These Gay Dads, Both Raised in Adoptive Families, Are Strong Supporters of Open Adoption

Anthony and Joselito met in 2010, after separately attending a Lady Gaga concert. Their connection was what they call "instant magic," they've been together ever since. Anthony, a teacher, and Joselito, a director of sales and marketing, quickly realized they shared a lot in common. Both men were raised in loving adoptive and guardian families, and had dreams to start a family of their own one day. About a year after they met, they began the process of researching the different pathways to creating a family: foster care, surrogacy, and adoption. In the end, they decided that adoption was the best fit for them.


The entire process was a lengthy and slow one, taking about two years. A few times they thought they were very close to becoming parents, having worked with the birth mother for over two months, only to have her, the birth father or birth relatives change their minds at the last moment. For the couple, it felt as if they were losing a child. Fortunately, they received crucial support from friends and family as well as from the adoption agency, Life Long Adoption.

But fatherhood was just around the corner for the couple, who matched with a birth mother who was scheduled to deliver a baby girl on January 3, 2018. Joselito and Anthony waited in the waiting area of the hospital all day and night. After a 22-hour delivery, Alyana was born the next day; a few minutes later, the men held the world's most beautiful little girl in their arms.

They felt but one overwhelming feeling: joy. They could think of nothing but their newborn daughter. All the painful memories, all the tears, the prayers, all the feelings of insecurity had led to this moment. Everything finally made sense.

Joselito took one month off from his job, staying in touch via email and phone; Anthony took two months off to take care of Alyana full time. They remember waking up in the middle of the night as "a pleasure": They loved making sure she was breathing, and not too hot or too cold.

The men started preparing for their daughter's arrival soon after her birth mother selected them, around Thanksgiving 2017. They even created a schedule for their new routine, allowing time for dropping off and picking up Alyana during workdays, setting aside personal time to go to the gym, meet with friends and family, and so on. All this preparation has made the transition from couple to family a pretty smooth one.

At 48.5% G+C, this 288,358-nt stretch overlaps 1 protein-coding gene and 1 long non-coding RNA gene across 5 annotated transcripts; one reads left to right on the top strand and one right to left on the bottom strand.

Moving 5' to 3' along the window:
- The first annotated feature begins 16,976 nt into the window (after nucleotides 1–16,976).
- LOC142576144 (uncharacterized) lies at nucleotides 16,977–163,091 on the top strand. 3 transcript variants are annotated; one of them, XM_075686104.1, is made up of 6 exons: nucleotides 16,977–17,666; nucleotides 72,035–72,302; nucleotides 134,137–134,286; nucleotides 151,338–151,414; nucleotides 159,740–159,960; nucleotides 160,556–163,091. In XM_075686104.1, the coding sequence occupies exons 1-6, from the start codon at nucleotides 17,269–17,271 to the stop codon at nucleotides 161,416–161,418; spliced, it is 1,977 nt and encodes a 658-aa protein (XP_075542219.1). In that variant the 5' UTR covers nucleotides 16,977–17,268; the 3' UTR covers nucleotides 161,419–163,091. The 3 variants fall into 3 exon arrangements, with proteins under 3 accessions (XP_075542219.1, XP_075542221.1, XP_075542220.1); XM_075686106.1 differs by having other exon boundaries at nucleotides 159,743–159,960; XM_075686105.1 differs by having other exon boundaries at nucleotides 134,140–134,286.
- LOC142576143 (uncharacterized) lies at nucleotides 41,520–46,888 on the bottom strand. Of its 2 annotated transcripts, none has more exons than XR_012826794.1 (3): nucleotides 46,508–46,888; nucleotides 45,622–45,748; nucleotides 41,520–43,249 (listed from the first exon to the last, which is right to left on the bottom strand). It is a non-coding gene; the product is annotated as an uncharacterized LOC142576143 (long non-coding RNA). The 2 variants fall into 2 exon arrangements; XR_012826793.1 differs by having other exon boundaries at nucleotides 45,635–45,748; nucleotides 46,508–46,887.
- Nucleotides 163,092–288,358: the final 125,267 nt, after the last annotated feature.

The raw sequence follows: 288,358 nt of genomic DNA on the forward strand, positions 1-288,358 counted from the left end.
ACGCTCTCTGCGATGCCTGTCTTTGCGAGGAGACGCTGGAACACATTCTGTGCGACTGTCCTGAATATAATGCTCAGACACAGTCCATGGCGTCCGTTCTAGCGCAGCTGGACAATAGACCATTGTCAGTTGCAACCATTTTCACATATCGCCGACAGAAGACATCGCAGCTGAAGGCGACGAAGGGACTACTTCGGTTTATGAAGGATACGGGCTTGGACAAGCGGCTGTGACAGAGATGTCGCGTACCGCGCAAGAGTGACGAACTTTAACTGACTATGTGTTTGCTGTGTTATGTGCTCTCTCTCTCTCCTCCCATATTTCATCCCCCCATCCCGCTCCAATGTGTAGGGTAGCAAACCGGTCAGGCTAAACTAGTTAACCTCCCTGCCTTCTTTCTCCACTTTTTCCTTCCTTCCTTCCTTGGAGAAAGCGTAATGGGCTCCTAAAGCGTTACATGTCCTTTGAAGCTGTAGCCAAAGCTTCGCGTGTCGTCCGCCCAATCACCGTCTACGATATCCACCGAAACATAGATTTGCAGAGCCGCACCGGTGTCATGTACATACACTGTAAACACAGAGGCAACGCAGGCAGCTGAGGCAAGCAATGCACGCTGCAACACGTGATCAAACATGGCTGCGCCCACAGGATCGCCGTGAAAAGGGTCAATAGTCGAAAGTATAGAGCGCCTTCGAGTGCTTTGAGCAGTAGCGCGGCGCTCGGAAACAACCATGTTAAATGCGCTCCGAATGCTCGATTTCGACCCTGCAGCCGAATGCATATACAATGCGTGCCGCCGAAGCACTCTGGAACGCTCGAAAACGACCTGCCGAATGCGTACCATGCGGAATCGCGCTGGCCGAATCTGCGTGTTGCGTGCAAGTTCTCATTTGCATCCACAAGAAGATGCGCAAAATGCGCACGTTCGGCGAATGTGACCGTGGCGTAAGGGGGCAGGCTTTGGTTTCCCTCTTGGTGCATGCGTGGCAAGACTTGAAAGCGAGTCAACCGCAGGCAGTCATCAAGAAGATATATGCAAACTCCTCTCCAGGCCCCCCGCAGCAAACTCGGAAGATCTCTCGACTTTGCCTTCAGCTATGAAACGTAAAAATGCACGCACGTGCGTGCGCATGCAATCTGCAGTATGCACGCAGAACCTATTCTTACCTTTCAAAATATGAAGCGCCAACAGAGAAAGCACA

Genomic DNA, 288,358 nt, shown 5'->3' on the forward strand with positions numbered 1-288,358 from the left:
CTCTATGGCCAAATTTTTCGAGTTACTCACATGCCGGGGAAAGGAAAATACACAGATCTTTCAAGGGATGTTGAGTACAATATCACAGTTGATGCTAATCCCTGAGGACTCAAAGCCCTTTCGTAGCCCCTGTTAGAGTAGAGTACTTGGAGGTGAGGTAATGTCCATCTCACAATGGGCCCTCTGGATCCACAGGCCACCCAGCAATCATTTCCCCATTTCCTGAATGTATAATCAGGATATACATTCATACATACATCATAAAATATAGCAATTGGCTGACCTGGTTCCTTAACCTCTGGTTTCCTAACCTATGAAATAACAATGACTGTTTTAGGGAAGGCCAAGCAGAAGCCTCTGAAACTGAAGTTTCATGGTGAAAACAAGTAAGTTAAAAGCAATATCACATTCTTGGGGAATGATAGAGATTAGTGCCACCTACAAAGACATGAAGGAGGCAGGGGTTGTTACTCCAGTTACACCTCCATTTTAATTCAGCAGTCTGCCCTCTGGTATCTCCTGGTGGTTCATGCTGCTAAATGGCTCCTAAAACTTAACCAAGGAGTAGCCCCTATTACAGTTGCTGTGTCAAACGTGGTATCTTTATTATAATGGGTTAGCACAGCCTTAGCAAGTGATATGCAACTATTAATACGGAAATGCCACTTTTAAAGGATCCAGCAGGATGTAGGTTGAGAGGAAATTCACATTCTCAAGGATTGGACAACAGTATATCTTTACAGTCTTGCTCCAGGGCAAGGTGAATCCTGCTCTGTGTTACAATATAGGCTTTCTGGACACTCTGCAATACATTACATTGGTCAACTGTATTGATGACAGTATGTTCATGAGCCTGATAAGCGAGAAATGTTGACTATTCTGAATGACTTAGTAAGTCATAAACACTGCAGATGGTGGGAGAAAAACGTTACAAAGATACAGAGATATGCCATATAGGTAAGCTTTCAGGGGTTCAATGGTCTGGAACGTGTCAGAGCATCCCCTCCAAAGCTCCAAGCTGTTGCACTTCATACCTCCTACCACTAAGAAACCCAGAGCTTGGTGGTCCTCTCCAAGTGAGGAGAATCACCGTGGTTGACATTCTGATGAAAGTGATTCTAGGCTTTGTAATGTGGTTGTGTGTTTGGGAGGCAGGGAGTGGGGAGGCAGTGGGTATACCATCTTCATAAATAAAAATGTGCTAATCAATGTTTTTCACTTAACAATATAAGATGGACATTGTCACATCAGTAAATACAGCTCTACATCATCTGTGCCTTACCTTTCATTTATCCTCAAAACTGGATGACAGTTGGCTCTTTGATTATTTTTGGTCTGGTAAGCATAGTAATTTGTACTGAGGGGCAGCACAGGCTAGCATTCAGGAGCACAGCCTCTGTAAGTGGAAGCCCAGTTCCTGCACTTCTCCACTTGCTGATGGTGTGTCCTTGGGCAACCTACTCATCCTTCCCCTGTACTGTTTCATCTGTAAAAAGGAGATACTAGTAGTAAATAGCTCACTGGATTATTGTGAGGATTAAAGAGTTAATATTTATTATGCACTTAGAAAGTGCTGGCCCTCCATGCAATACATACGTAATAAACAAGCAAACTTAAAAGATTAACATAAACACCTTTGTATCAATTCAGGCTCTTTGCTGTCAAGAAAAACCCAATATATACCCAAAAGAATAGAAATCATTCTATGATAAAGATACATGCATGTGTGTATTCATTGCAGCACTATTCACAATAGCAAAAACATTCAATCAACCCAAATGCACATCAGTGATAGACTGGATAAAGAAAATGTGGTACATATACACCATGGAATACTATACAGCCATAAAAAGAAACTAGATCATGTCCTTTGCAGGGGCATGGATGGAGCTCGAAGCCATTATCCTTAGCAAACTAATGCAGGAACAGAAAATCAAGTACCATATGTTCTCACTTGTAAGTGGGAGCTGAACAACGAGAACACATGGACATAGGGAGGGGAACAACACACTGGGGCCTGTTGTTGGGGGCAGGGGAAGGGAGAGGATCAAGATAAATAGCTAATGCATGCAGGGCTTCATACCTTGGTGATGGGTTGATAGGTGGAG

One thing they've learned: Always allow extra time, because there is always something unexpected that needs attention: a diaper needs changing, Alyana looking for a short nap or an extra bottle feeding.

Anthony and Joselito are strong supporters of open adoptions. They have a close relationship with their daughter's mother and hope that will continue.

"We feel it's really important for a child to know where they came from," said Anthony. "And if siblings are involved, they should have a relationship with them." Anthony's adoption, he explained further, was a closed one. He often had questions growing up, he says, that he wished could have been answered if he had contact with his biological parents. "It doesn't take away anything from the adoptive parents, even if sometimes they may feel that way," He said. "If anything it makes the relationship stronger."

Both men realize the unique perspective they bring to their family, having both come from adoptive or guardian families themselves. Anthony says he never had that feeling of being in an "adoptive" family; there were even moments he would forget that he was adopted at all because the love and support he received from his family. He says his other adopted brothers and sisters felt the same way. On Joselito's side, his biological mother and siblings were always around to make sure he was doing okay. Having a different family as guardian gave Joselito the opportunity to grow into a totally different environment and was able to have more opportunities.

Their biggest advice to aspiring dads is to never give up. The process requires time, money and organization, but with faith and a lot of patience anything is possible. Always remain positive!

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